Ten year old Darby Ell is brilliant at mathematics, but not so good at being liked. Intrigued by the “thingamabob conjecture” his aunt Ludy discovered just before she went bananas, he becomes obsessed with proving it. As he works on it, the mathematical construct, which calls itself Bob, starts to communicate and interact with him, and even takes on substance. At first, Bob seems friendly to Darby, but Bob’s need for truth, order and beauty takes on a sinister tone as it begins to alter an imperfect reality. Darby’s older sister Livey is having math worries of her own- she’s flunking algebra, and about to get kicked off the cheerleading squad. Luckily, Darby and Livey have guardian angels, of a sort. Aether is Darby’s companion as he travels through Hilbert space and hyperdimensions looking for a way to control Bob, and Johnny guides and protects Livey as she searches for her lost brother.
Nothing is quite as it seems in Monster’s Proof. There’s more to Darby than math, and there’s more depth to Livey’s character than one might expect from a cheerleader. The book often says that math is truth, but while Bob might be truthful, he isn’t trustworthy- he is selfish and manipulative. Other characters may be flawed, or have “messy” relationships, but there’s the possibility of redemption in the love that they share. Echoes of Madeleine L’Engle’s A Wrinkle in Time resonate through Monster’s Proof, in particular a moment near the end where Darby’s mother has to identify the “real” Darby, but it’s clear that Lewis’ intent is much different, and his tone is much darker. Lewis also uses humor throughout the book, not just as a device, but as a way to move the story forward. He had me cheering for mathematically challenged Livey at the end! Since Livey and Darby are both point-of-view characters, Monster’s Proof may appeal to both genders. It’s worth a sell to teenage girls, who might pass it over because of the cover or title. Not only does Livey defeat a mathematical demon(something I wish I’d been able to do in algebra), but her romance with Johnny is reminiscent of Bella and Edward’s. Boys will enjoy a fast-paced read that involves NSA plots, tearing around hyperdimensions with a fractal sword, a conspiracy to take over the world, and an underdog coming out on top. With this book, libraries have a chance to make room on the shelf for something a little different from the endless parade of YA vampire novels. Recommended especially for middle and high school library media centers.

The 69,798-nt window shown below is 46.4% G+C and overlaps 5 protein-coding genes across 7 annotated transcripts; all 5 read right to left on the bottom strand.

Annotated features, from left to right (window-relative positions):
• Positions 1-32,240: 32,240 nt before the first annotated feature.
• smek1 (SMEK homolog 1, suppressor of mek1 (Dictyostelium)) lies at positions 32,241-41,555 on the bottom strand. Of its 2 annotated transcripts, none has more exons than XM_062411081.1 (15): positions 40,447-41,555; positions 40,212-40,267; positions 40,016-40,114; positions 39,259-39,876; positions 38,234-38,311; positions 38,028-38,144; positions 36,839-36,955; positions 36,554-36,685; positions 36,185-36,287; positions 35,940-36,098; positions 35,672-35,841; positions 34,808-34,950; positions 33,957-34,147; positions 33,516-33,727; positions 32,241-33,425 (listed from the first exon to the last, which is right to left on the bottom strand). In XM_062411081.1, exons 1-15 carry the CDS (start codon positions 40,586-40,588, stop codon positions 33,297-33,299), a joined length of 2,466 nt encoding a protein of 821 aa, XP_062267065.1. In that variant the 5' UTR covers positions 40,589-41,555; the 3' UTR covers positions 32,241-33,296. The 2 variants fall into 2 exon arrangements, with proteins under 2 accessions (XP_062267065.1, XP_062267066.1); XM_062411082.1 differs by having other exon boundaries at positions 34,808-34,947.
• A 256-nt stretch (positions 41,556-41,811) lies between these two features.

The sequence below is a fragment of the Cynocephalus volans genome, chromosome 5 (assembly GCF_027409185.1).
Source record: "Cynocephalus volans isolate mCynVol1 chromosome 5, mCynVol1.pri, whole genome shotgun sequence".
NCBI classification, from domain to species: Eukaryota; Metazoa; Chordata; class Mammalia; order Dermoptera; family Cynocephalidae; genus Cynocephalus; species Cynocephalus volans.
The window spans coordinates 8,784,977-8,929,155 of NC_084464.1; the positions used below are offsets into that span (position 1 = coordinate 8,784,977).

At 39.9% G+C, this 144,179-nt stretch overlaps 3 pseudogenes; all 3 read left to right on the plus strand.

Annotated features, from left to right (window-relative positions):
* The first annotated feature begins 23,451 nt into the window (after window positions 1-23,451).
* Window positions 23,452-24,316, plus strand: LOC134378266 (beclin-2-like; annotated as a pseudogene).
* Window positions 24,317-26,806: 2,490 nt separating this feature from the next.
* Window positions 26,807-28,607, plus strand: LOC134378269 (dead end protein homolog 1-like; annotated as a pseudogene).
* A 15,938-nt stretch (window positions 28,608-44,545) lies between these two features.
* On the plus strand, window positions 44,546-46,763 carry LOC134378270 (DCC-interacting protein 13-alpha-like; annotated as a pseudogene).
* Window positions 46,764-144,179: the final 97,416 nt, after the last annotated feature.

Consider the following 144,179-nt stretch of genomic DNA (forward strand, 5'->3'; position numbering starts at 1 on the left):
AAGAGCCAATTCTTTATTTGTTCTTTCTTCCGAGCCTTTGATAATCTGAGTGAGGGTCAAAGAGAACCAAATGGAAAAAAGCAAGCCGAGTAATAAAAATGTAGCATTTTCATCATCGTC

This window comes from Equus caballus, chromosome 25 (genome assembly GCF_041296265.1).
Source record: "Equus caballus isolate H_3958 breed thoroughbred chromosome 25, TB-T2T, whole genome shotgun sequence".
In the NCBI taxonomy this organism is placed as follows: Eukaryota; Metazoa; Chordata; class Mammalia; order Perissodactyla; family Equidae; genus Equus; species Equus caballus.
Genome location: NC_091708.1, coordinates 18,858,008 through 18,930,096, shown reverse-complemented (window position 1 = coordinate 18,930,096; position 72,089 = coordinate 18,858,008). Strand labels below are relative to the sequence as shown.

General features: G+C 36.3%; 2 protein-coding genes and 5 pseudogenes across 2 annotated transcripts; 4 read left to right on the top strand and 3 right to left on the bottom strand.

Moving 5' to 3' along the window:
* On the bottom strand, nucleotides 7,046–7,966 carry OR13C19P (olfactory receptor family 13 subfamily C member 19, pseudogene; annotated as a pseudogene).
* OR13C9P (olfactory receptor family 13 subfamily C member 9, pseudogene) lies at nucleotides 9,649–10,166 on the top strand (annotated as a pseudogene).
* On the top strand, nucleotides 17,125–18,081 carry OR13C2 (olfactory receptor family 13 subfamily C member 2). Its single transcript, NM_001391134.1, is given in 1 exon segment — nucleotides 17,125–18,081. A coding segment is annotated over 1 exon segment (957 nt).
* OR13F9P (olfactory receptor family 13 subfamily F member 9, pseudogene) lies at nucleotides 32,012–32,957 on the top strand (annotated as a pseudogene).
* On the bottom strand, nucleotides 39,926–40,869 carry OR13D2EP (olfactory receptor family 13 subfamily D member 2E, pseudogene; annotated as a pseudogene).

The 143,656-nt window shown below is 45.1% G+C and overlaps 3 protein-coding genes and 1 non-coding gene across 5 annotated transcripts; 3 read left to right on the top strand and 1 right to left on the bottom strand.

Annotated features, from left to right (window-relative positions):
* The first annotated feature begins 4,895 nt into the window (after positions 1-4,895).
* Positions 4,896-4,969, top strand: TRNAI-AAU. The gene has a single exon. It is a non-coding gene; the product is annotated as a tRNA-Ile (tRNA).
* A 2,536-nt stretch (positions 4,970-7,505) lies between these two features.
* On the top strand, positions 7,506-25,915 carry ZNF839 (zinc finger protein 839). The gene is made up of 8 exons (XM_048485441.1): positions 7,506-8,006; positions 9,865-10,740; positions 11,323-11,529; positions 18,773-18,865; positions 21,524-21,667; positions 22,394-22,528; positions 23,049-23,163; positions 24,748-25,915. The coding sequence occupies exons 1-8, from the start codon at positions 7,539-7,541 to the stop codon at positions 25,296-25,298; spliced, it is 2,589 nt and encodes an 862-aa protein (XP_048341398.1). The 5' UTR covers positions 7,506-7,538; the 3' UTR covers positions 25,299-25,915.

Review by Kirsten Kowalewski